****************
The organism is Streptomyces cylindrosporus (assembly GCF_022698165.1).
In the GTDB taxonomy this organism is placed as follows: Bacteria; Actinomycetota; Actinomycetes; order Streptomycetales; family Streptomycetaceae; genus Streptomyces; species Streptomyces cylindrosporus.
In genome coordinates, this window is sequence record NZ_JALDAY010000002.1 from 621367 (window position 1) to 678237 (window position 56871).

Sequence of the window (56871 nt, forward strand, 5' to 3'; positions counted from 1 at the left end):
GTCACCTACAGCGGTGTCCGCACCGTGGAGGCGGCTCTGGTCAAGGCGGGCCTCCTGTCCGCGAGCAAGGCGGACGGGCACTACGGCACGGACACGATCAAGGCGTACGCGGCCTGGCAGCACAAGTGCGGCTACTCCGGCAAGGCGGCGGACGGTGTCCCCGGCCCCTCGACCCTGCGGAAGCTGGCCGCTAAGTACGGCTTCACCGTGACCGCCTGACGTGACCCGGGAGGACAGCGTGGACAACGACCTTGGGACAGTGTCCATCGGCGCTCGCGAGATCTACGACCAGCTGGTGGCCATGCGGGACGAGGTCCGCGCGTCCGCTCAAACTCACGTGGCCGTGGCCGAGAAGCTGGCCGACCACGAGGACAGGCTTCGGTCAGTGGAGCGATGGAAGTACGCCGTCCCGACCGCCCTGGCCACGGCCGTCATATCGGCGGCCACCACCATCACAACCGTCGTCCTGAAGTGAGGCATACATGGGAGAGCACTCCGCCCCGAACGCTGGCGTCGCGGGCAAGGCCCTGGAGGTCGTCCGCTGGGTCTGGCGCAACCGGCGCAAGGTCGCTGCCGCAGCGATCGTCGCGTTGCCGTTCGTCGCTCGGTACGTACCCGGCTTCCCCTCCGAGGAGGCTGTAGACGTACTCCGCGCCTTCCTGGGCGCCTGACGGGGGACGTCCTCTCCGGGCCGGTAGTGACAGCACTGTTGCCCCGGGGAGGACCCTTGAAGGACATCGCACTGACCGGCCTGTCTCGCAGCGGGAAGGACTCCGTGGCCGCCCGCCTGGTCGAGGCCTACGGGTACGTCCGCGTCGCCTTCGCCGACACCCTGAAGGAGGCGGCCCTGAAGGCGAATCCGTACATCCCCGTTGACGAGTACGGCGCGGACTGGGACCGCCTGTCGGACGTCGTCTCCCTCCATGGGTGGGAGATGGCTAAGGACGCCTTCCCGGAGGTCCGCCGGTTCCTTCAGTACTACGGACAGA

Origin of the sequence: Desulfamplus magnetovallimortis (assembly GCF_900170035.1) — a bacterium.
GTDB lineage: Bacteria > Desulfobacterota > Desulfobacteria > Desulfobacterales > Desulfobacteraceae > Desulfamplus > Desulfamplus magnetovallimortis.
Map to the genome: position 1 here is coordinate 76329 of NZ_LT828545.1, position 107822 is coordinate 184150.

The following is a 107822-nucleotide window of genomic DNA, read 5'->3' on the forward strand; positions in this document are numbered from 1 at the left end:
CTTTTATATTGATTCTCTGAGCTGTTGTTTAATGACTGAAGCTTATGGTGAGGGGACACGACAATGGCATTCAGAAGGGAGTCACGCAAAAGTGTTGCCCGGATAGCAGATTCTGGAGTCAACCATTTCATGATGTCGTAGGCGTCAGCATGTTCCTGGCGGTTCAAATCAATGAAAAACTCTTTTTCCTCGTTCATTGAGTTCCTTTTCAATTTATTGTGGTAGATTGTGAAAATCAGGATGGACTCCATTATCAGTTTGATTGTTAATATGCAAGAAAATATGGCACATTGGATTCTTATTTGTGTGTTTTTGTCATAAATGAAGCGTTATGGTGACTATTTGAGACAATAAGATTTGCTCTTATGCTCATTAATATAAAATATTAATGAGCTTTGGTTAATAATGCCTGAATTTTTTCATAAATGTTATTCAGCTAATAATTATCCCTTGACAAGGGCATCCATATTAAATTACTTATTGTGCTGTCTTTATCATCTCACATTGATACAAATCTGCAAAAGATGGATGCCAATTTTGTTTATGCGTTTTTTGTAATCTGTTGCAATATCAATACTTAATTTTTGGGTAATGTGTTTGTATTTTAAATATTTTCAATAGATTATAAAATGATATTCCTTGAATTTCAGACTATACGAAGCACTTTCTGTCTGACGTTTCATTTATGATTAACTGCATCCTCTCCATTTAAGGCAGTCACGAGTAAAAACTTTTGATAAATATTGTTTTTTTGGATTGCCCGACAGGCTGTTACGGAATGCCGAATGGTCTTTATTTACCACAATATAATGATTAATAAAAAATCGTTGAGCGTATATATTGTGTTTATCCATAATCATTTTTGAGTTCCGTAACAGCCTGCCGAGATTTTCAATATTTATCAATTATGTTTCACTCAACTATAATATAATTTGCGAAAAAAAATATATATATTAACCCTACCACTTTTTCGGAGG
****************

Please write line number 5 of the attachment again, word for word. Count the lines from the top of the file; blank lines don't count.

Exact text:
GTCACCTACAGCGGTGTCCGCACCGTGGAGGCGGCTCTGGTCAAGGCGGGCCTCCTGTCCGCGAGCAAGGCGGACGGGCACTACGGCACGGACACGATCAAGGCGTACGCGGCCTGGCAGCACAAGTGCGGCTACTCCGGCAAGGCGGCGGACGGTGTCCCCGGCCCCTCGACCCTGCGGAAGCTGGCCGCTAAGTACGGCTTCACCGTGACCGCCTGACGTGACCCGGGAGGACAGCGTGGACAACGACCTTGGGACAGTGTCCATCGGCGCTCGCGAGATCTACGACCAGCTGGTGGCCATGCGGGACGAGGTCCGCGCGTCCGCTCAAACTCACGTGGCCGTGGCCGAGAAGCTGGCCGACCACGAGGACAGGCTTCGGTCAGTGGAGCGATGGAAGTACGCCGTCCCGACCGCCCTGGCCACGGCCGTCATATCGGCGGCCACCACCATCACAACCGTCGTCCTGAAGTGAGGCATACATGGGAGAGCACTCCGCCCCGAACGCTGGCGTCGCGGGCAAGGCCCTGGAGGTCGTCCGCTGGGTCTGGCGCAACCGGCGCAAGGTCGCTGCCGCAGCGATCGTCGCGTTGCCGTTCGTCGCTCGGTACGTACCCGGCTTCCCCTCCGAGGAGGCTGTAGACGTACTCCGCGCCTTCCTGGGCGCCTGACGGGGGACGTCCTCTCCGGGCCGGTAGTGACAGCACTGTTGCCCCGGGGAGGACCCTTGAAGGACATCGCACTGACCGGCCTGTCTCGCAGCGGGAAGGACTCCGTGGCCGCCCGCCTGGTCGAGGCCTACGGGTACGTCCGCGTCGCCTTCGCCGACACCCTGAAGGAGGCGGCCCTGAAGGCGAATCCGTACATCCCCGTTGACGAGTACGGCGCGGACTGGGACCGCCTGTCGGACGTCGTCTCCCTCCATGGGTGGGAGATGGCTAAGGACGCCTTCCCGGAGGTCCGCCGGTTCCTTCAGTACTACGGACAGA